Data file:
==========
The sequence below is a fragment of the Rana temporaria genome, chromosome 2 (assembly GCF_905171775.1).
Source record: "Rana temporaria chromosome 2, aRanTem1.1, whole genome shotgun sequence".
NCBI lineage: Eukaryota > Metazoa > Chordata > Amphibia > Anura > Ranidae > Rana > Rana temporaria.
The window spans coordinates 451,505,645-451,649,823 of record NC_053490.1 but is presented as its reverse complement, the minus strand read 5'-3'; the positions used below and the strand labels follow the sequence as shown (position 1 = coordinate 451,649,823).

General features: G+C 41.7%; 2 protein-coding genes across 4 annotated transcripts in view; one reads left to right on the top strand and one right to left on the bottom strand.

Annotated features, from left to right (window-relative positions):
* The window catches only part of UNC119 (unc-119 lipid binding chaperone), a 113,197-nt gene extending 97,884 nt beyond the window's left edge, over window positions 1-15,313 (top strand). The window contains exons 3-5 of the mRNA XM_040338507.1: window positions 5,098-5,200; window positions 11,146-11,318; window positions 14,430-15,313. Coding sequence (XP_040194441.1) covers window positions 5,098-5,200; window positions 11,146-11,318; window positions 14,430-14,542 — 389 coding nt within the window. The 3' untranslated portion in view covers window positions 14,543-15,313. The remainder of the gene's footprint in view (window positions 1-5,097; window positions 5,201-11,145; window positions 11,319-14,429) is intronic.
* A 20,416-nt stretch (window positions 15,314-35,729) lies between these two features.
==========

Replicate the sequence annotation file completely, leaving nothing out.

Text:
The sequence below is a fragment of the Rana temporaria genome, chromosome 2 (assembly GCF_905171775.1).
Source record: "Rana temporaria chromosome 2, aRanTem1.1, whole genome shotgun sequence".
NCBI lineage: Eukaryota > Metazoa > Chordata > Amphibia > Anura > Ranidae > Rana > Rana temporaria.
The window spans coordinates 451,505,645-451,649,823 of record NC_053490.1 but is presented as its reverse complement, the minus strand read 5'-3'; the positions used below and the strand labels follow the sequence as shown (position 1 = coordinate 451,649,823).

General features: G+C 41.7%; 2 protein-coding genes across 4 annotated transcripts in view; one reads left to right on the top strand and one right to left on the bottom strand.

Annotated features, from left to right (window-relative positions):
* The window catches only part of UNC119 (unc-119 lipid binding chaperone), a 113,197-nt gene extending 97,884 nt beyond the window's left edge, over window positions 1-15,313 (top strand). The window contains exons 3-5 of the mRNA XM_040338507.1: window positions 5,098-5,200; window positions 11,146-11,318; window positions 14,430-15,313. Coding sequence (XP_040194441.1) covers window positions 5,098-5,200; window positions 11,146-11,318; window positions 14,430-14,542 — 389 coding nt within the window. The 3' untranslated portion in view covers window positions 14,543-15,313. The remainder of the gene's footprint in view (window positions 1-5,097; window positions 5,201-11,145; window positions 11,319-14,429) is intronic.
* A 20,416-nt stretch (window positions 15,314-35,729) lies between these two features.